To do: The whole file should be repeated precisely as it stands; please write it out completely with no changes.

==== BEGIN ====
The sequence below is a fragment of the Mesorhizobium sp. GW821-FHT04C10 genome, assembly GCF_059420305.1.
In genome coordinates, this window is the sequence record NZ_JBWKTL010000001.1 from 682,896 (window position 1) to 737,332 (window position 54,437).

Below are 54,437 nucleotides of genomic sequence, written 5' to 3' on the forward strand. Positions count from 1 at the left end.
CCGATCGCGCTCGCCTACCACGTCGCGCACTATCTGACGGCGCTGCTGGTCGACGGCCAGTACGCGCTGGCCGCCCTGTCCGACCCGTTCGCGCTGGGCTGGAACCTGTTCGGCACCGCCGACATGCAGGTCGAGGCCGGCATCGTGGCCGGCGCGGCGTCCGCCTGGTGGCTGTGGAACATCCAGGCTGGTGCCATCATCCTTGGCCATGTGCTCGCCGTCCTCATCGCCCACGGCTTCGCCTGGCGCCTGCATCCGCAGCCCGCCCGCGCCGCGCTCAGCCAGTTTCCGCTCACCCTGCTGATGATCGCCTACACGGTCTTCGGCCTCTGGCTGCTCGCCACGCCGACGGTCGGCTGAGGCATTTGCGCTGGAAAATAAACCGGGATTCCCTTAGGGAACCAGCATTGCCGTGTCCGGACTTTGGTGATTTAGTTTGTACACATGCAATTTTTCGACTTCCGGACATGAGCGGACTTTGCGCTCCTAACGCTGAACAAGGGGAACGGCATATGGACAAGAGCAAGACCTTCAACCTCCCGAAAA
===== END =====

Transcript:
The sequence below is a fragment of the Mesorhizobium sp. GW821-FHT04C10 genome, assembly GCF_059420305.1.
In genome coordinates, this window is the sequence record NZ_JBWKTL010000001.1 from 682,896 (window position 1) to 737,332 (window position 54,437).

Below are 54,437 nucleotides of genomic sequence, written 5' to 3' on the forward strand. Positions count from 1 at the left end.
CCGATCGCGCTCGCCTACCACGTCGCGCACTATCTGACGGCGCTGCTGGTCGACGGCCAGTACGCGCTGGCCGCCCTGTCCGACCCGTTCGCGCTGGGCTGGAACCTGTTCGGCACCGCCGACATGCAGGTCGAGGCCGGCATCGTGGCCGGCGCGGCGTCCGCCTGGTGGCTGTGGAACATCCAGGCTGGTGCCATCATCCTTGGCCATGTGCTCGCCGTCCTCATCGCCCACGGCTTCGCCTGGCGCCTGCATCCGCAGCCCGCCCGCGCCGCGCTCAGCCAGTTTCCGCTCACCCTGCTGATGATCGCCTACACGGTCTTCGGCCTCTGGCTGCTCGCCACGCCGACGGTCGGCTGAGGCATTTGCGCTGGAAAATAAACCGGGATTCCCTTAGGGAACCAGCATTGCCGTGTCCGGACTTTGGTGATTTAGTTTGTACACATGCAATTTTTCGACTTCCGGACATGAGCGGACTTTGCGCTCCTAACGCTGAACAAGGGGAACGGCATATGGACAAGAGCAAGACCTTCAACCTCCCGAAAA